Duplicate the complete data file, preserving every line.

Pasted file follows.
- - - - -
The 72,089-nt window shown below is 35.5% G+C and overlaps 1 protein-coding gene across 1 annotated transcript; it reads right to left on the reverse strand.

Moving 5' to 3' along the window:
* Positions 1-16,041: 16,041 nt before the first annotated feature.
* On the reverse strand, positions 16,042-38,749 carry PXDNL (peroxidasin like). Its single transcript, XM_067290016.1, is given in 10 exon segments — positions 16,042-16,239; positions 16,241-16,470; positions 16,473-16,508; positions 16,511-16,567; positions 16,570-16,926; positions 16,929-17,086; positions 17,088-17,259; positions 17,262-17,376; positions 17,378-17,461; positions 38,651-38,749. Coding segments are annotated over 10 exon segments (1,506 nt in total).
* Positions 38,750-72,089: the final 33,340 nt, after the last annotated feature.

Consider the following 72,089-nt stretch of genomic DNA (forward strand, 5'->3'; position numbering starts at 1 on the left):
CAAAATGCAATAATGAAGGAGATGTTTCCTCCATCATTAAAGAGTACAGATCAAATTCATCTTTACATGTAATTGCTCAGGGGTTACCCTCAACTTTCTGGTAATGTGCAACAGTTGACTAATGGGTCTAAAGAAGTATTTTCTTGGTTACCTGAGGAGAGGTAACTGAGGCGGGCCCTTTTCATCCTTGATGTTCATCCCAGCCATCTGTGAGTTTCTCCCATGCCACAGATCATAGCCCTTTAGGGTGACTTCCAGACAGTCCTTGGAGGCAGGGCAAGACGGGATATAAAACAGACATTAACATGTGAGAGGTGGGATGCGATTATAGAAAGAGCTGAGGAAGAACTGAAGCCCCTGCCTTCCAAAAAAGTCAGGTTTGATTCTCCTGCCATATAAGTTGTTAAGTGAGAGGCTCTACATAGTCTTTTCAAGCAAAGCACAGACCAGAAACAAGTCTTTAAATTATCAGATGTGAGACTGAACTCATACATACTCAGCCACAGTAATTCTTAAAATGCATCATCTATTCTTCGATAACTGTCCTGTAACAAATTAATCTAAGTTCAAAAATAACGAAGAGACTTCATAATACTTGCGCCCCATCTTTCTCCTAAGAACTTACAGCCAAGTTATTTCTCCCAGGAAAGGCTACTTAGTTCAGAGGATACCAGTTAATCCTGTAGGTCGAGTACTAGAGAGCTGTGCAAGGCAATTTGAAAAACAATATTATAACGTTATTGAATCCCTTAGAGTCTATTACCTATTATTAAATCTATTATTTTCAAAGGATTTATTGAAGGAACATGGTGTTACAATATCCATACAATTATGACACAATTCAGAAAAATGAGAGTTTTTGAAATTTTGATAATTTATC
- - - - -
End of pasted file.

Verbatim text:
The 72,089-nt window shown below is 35.5% G+C and overlaps 1 protein-coding gene across 1 annotated transcript; it reads right to left on the reverse strand.

Moving 5' to 3' along the window:
* Positions 1-16,041: 16,041 nt before the first annotated feature.
* On the reverse strand, positions 16,042-38,749 carry PXDNL (peroxidasin like). Its single transcript, XM_067290016.1, is given in 10 exon segments — positions 16,042-16,239; positions 16,241-16,470; positions 16,473-16,508; positions 16,511-16,567; positions 16,570-16,926; positions 16,929-17,086; positions 17,088-17,259; positions 17,262-17,376; positions 17,378-17,461; positions 38,651-38,749. Coding segments are annotated over 10 exon segments (1,506 nt in total).
* Positions 38,750-72,089: the final 33,340 nt, after the last annotated feature.

Consider the following 72,089-nt stretch of genomic DNA (forward strand, 5'->3'; position numbering starts at 1 on the left):
CAAAATGCAATAATGAAGGAGATGTTTCCTCCATCATTAAAGAGTACAGATCAAATTCATCTTTACATGTAATTGCTCAGGGGTTACCCTCAACTTTCTGGTAATGTGCAACAGTTGACTAATGGGTCTAAAGAAGTATTTTCTTGGTTACCTGAGGAGAGGTAACTGAGGCGGGCCCTTTTCATCCTTGATGTTCATCCCAGCCATCTGTGAGTTTCTCCCATGCCACAGATCATAGCCCTTTAGGGTGACTTCCAGACAGTCCTTGGAGGCAGGGCAAGACGGGATATAAAACAGACATTAACATGTGAGAGGTGGGATGCGATTATAGAAAGAGCTGAGGAAGAACTGAAGCCCCTGCCTTCCAAAAAAGTCAGGTTTGATTCTCCTGCCATATAAGTTGTTAAGTGAGAGGCTCTACATAGTCTTTTCAAGCAAAGCACAGACCAGAAACAAGTCTTTAAATTATCAGATGTGAGACTGAACTCATACATACTCAGCCACAGTAATTCTTAAAATGCATCATCTATTCTTCGATAACTGTCCTGTAACAAATTAATCTAAGTTCAAAAATAACGAAGAGACTTCATAATACTTGCGCCCCATCTTTCTCCTAAGAACTTACAGCCAAGTTATTTCTCCCAGGAAAGGCTACTTAGTTCAGAGGATACCAGTTAATCCTGTAGGTCGAGTACTAGAGAGCTGTGCAAGGCAATTTGAAAAACAATATTATAACGTTATTGAATCCCTTAGAGTCTATTACCTATTATTAAATCTATTATTTTCAAAGGATTTATTGAAGGAACATGGTGTTACAATATCCATACAATTATGACACAATTCAGAAAAATGAGAGTTTTTGAAATTTTGATAATTTATC